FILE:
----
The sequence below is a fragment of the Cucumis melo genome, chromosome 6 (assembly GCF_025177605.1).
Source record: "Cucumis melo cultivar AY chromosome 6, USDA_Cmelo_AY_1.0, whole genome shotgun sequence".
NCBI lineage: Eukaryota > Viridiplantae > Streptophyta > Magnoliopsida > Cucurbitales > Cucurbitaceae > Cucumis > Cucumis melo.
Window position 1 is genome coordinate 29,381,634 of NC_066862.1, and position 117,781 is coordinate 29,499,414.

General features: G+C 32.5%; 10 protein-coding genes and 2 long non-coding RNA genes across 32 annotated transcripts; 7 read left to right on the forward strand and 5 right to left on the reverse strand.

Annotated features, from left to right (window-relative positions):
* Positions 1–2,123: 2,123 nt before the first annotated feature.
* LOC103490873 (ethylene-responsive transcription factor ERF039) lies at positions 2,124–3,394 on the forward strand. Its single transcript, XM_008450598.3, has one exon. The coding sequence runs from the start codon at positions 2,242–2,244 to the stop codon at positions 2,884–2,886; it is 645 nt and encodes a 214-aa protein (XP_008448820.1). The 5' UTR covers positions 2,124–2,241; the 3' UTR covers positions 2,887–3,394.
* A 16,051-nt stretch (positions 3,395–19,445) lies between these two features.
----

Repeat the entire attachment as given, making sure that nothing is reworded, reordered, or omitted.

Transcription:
The sequence below is a fragment of the Cucumis melo genome, chromosome 6 (assembly GCF_025177605.1).
Source record: "Cucumis melo cultivar AY chromosome 6, USDA_Cmelo_AY_1.0, whole genome shotgun sequence".
NCBI lineage: Eukaryota > Viridiplantae > Streptophyta > Magnoliopsida > Cucurbitales > Cucurbitaceae > Cucumis > Cucumis melo.
Window position 1 is genome coordinate 29,381,634 of NC_066862.1, and position 117,781 is coordinate 29,499,414.

General features: G+C 32.5%; 10 protein-coding genes and 2 long non-coding RNA genes across 32 annotated transcripts; 7 read left to right on the forward strand and 5 right to left on the reverse strand.

Annotated features, from left to right (window-relative positions):
* Positions 1–2,123: 2,123 nt before the first annotated feature.
* LOC103490873 (ethylene-responsive transcription factor ERF039) lies at positions 2,124–3,394 on the forward strand. Its single transcript, XM_008450598.3, has one exon. The coding sequence runs from the start codon at positions 2,242–2,244 to the stop codon at positions 2,884–2,886; it is 645 nt and encodes a 214-aa protein (XP_008448820.1). The 5' UTR covers positions 2,124–2,241; the 3' UTR covers positions 2,887–3,394.
* A 16,051-nt stretch (positions 3,395–19,445) lies between these two features.